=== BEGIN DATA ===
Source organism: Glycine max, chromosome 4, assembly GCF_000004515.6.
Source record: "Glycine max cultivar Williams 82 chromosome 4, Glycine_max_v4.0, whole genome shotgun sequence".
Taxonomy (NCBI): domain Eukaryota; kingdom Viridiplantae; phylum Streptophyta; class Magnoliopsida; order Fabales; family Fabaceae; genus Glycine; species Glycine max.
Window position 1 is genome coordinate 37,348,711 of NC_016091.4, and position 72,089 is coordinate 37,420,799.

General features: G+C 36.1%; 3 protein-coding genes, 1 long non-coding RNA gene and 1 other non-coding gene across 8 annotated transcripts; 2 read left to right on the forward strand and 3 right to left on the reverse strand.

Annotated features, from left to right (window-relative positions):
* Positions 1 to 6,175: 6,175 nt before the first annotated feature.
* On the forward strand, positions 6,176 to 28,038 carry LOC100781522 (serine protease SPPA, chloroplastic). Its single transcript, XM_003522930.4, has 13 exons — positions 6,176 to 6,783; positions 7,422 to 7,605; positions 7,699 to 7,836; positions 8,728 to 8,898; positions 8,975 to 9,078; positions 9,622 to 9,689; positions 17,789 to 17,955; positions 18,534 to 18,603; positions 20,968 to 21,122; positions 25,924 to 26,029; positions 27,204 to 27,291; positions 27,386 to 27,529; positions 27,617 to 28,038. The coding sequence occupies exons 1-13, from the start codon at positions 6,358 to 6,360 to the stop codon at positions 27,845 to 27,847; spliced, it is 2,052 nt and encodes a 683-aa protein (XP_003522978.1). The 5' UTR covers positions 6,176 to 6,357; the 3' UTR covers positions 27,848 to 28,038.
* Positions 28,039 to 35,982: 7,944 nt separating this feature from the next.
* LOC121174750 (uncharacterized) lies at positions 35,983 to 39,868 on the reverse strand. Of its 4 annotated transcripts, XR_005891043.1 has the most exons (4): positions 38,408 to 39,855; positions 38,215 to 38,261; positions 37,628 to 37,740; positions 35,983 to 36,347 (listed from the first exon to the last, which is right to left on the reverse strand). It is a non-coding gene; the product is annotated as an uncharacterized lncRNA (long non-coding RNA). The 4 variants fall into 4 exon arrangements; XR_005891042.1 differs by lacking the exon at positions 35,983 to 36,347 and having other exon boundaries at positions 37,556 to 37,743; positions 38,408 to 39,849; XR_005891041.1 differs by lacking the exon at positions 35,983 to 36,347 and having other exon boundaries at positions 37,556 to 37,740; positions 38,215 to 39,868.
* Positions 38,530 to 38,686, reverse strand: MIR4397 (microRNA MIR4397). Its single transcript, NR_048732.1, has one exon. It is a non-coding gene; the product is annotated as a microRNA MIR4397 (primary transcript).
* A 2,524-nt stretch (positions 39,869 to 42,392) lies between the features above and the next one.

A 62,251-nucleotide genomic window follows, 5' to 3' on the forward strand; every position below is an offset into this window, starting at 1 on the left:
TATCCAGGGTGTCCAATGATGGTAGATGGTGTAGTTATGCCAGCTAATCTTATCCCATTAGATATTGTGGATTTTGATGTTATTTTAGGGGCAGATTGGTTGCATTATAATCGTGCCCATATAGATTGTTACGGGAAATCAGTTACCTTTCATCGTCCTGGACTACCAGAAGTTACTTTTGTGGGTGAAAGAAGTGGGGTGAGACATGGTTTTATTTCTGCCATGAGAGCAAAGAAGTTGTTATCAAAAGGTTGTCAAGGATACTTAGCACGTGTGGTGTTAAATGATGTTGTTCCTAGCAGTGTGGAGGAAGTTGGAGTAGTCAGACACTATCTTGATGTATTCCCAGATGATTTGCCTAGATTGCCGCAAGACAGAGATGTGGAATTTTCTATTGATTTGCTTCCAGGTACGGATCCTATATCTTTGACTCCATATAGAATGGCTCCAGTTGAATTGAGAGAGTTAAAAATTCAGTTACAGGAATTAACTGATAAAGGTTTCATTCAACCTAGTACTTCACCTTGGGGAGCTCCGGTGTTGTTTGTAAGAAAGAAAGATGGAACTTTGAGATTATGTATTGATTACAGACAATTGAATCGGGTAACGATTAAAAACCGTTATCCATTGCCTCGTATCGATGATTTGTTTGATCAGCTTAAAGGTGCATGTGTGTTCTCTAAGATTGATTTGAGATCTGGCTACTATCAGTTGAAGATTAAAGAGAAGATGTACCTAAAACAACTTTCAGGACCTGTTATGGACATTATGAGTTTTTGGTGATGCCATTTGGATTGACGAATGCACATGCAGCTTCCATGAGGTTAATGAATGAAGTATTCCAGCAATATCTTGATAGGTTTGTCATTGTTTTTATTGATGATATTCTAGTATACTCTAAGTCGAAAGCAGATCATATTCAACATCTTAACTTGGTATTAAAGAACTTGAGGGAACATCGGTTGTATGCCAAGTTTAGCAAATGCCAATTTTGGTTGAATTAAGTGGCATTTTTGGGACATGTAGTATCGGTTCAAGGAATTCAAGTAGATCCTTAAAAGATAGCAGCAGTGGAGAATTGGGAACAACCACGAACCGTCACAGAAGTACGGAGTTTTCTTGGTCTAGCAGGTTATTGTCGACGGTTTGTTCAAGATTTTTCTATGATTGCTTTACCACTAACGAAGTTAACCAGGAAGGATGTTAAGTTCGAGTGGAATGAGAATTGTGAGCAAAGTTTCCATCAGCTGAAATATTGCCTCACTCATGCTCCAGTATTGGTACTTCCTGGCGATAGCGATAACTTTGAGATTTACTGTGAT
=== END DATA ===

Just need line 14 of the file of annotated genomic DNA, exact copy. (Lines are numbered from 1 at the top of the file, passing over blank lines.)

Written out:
TATCCAGGGTGTCCAATGATGGTAGATGGTGTAGTTATGCCAGCTAATCTTATCCCATTAGATATTGTGGATTTTGATGTTATTTTAGGGGCAGATTGGTTGCATTATAATCGTGCCCATATAGATTGTTACGGGAAATCAGTTACCTTTCATCGTCCTGGACTACCAGAAGTTACTTTTGTGGGTGAAAGAAGTGGGGTGAGACATGGTTTTATTTCTGCCATGAGAGCAAAGAAGTTGTTATCAAAAGGTTGTCAAGGATACTTAGCACGTGTGGTGTTAAATGATGTTGTTCCTAGCAGTGTGGAGGAAGTTGGAGTAGTCAGACACTATCTTGATGTATTCCCAGATGATTTGCCTAGATTGCCGCAAGACAGAGATGTGGAATTTTCTATTGATTTGCTTCCAGGTACGGATCCTATATCTTTGACTCCATATAGAATGGCTCCAGTTGAATTGAGAGAGTTAAAAATTCAGTTACAGGAATTAACTGATAAAGGTTTCATTCAACCTAGTACTTCACCTTGGGGAGCTCCGGTGTTGTTTGTAAGAAAGAAAGATGGAACTTTGAGATTATGTATTGATTACAGACAATTGAATCGGGTAACGATTAAAAACCGTTATCCATTGCCTCGTATCGATGATTTGTTTGATCAGCTTAAAGGTGCATGTGTGTTCTCTAAGATTGATTTGAGATCTGGCTACTATCAGTTGAAGATTAAAGAGAAGATGTACCTAAAACAACTTTCAGGACCTGTTATGGACATTATGAGTTTTTGGTGATGCCATTTGGATTGACGAATGCACATGCAGCTTCCATGAGGTTAATGAATGAAGTATTCCAGCAATATCTTGATAGGTTTGTCATTGTTTTTATTGATGATATTCTAGTATACTCTAAGTCGAAAGCAGATCATATTCAACATCTTAACTTGGTATTAAAGAACTTGAGGGAACATCGGTTGTATGCCAAGTTTAGCAAATGCCAATTTTGGTTGAATTAAGTGGCATTTTTGGGACATGTAGTATCGGTTCAAGGAATTCAAGTAGATCCTTAAAAGATAGCAGCAGTGGAGAATTGGGAACAACCACGAACCGTCACAGAAGTACGGAGTTTTCTTGGTCTAGCAGGTTATTGTCGACGGTTTGTTCAAGATTTTTCTATGATTGCTTTACCACTAACGAAGTTAACCAGGAAGGATGTTAAGTTCGAGTGGAATGAGAATTGTGAGCAAAGTTTCCATCAGCTGAAATATTGCCTCACTCATGCTCCAGTATTGGTACTTCCTGGCGATAGCGATAACTTTGAGATTTACTGTGAT